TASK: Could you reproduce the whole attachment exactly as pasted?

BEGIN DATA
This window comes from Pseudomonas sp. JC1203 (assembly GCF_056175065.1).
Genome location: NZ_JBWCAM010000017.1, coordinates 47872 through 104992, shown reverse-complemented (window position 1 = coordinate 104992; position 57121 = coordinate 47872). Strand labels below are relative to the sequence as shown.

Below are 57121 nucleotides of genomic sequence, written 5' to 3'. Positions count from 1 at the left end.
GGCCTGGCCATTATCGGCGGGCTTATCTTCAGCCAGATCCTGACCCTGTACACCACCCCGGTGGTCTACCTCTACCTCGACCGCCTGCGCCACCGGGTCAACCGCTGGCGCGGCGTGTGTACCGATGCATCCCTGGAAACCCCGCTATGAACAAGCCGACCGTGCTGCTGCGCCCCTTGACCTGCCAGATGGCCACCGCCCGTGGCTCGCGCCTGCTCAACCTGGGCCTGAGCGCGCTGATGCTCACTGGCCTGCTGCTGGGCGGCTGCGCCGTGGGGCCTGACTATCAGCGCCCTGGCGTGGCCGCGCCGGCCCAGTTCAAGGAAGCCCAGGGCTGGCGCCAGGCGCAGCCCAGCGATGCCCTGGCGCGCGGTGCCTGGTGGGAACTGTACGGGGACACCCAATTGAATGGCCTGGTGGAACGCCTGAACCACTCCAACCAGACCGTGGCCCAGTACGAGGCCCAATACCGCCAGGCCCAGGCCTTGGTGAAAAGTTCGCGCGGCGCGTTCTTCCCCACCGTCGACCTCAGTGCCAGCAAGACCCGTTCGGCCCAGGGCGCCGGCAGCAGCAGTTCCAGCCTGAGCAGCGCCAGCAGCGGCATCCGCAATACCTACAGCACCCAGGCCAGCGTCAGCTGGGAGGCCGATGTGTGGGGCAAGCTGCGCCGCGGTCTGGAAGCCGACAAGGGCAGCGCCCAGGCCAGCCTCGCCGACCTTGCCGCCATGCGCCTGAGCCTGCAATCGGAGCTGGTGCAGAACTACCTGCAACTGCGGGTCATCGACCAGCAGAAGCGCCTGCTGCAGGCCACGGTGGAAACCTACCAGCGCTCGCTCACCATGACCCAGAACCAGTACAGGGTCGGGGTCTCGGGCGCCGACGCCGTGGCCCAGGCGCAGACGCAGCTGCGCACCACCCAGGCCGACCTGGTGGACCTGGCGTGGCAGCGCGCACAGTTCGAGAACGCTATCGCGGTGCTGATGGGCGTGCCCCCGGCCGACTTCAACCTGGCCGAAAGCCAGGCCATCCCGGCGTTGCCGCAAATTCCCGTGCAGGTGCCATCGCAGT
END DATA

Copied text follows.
This window comes from Pseudomonas sp. JC1203 (assembly GCF_056175065.1).
Genome location: NZ_JBWCAM010000017.1, coordinates 47872 through 104992, shown reverse-complemented (window position 1 = coordinate 104992; position 57121 = coordinate 47872). Strand labels below are relative to the sequence as shown.

Below are 57121 nucleotides of genomic sequence, written 5' to 3'. Positions count from 1 at the left end.
GGCCTGGCCATTATCGGCGGGCTTATCTTCAGCCAGATCCTGACCCTGTACACCACCCCGGTGGTCTACCTCTACCTCGACCGCCTGCGCCACCGGGTCAACCGCTGGCGCGGCGTGTGTACCGATGCATCCCTGGAAACCCCGCTATGAACAAGCCGACCGTGCTGCTGCGCCCCTTGACCTGCCAGATGGCCACCGCCCGTGGCTCGCGCCTGCTCAACCTGGGCCTGAGCGCGCTGATGCTCACTGGCCTGCTGCTGGGCGGCTGCGCCGTGGGGCCTGACTATCAGCGCCCTGGCGTGGCCGCGCCGGCCCAGTTCAAGGAAGCCCAGGGCTGGCGCCAGGCGCAGCCCAGCGATGCCCTGGCGCGCGGTGCCTGGTGGGAACTGTACGGGGACACCCAATTGAATGGCCTGGTGGAACGCCTGAACCACTCCAACCAGACCGTGGCCCAGTACGAGGCCCAATACCGCCAGGCCCAGGCCTTGGTGAAAAGTTCGCGCGGCGCGTTCTTCCCCACCGTCGACCTCAGTGCCAGCAAGACCCGTTCGGCCCAGGGCGCCGGCAGCAGCAGTTCCAGCCTGAGCAGCGCCAGCAGCGGCATCCGCAATACCTACAGCACCCAGGCCAGCGTCAGCTGGGAGGCCGATGTGTGGGGCAAGCTGCGCCGCGGTCTGGAAGCCGACAAGGGCAGCGCCCAGGCCAGCCTCGCCGACCTTGCCGCCATGCGCCTGAGCCTGCAATCGGAGCTGGTGCAGAACTACCTGCAACTGCGGGTCATCGACCAGCAGAAGCGCCTGCTGCAGGCCACGGTGGAAACCTACCAGCGCTCGCTCACCATGACCCAGAACCAGTACAGGGTCGGGGTCTCGGGCGCCGACGCCGTGGCCCAGGCGCAGACGCAGCTGCGCACCACCCAGGCCGACCTGGTGGACCTGGCGTGGCAGCGCGCACAGTTCGAGAACGCTATCGCGGTGCTGATGGGCGTGCCCCCGGCCGACTTCAACCTGGCCGAAAGCCAGGCCATCCCGGCGTTGCCGCAAATTCCCGTGCAGGTGCCATCGCAGT